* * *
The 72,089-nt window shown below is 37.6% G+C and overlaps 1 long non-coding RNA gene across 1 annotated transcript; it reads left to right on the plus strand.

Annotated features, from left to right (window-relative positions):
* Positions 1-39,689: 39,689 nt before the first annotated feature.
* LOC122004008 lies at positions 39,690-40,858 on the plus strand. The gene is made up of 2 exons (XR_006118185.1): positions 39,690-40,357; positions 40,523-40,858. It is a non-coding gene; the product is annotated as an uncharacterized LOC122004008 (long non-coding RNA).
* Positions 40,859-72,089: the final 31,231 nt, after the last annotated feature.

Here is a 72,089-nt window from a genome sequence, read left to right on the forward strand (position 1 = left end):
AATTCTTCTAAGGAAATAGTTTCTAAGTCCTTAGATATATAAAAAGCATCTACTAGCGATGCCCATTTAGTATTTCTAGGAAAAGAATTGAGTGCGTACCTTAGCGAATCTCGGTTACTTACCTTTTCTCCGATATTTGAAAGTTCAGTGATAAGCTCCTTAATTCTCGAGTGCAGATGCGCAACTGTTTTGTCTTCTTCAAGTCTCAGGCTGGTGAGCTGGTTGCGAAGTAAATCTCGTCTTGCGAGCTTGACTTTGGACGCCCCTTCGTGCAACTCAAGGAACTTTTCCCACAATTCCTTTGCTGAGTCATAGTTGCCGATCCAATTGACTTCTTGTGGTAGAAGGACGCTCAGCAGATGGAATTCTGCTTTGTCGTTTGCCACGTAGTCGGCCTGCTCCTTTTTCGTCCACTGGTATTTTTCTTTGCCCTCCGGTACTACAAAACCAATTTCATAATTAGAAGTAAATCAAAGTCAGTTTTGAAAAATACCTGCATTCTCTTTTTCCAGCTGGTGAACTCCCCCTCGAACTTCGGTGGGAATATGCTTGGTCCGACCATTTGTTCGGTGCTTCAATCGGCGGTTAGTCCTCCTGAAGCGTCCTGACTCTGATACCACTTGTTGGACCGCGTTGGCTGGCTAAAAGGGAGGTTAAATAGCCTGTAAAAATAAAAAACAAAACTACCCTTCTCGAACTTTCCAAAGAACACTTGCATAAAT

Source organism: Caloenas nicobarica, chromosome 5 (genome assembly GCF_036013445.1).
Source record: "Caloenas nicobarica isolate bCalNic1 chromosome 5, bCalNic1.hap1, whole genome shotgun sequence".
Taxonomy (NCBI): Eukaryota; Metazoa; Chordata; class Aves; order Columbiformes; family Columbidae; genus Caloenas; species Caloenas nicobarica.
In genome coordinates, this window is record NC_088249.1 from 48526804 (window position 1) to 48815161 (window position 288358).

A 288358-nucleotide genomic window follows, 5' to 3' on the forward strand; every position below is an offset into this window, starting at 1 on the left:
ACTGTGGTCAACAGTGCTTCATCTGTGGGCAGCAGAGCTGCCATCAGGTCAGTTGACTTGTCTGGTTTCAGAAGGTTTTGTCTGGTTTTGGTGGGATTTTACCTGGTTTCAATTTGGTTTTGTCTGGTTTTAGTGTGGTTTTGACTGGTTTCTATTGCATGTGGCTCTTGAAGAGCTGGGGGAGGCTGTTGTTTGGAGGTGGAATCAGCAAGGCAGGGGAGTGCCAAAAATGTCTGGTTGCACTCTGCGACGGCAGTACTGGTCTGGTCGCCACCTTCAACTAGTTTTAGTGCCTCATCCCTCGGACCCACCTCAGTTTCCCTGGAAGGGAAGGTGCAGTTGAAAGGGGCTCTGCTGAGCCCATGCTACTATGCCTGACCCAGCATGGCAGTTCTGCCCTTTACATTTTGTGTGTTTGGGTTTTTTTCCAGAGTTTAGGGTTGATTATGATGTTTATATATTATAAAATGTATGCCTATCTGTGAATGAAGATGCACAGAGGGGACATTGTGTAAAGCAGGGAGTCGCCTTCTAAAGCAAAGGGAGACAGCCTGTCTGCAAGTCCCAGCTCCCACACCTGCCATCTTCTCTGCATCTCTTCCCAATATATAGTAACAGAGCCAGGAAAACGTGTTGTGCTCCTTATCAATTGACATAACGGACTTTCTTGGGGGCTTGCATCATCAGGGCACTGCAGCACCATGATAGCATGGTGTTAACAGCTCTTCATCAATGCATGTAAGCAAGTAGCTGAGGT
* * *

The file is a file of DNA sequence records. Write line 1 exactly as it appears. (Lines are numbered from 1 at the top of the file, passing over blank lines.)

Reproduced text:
The 72,089-nt window shown below is 37.6% G+C and overlaps 1 long non-coding RNA gene across 1 annotated transcript; it reads left to right on the plus strand.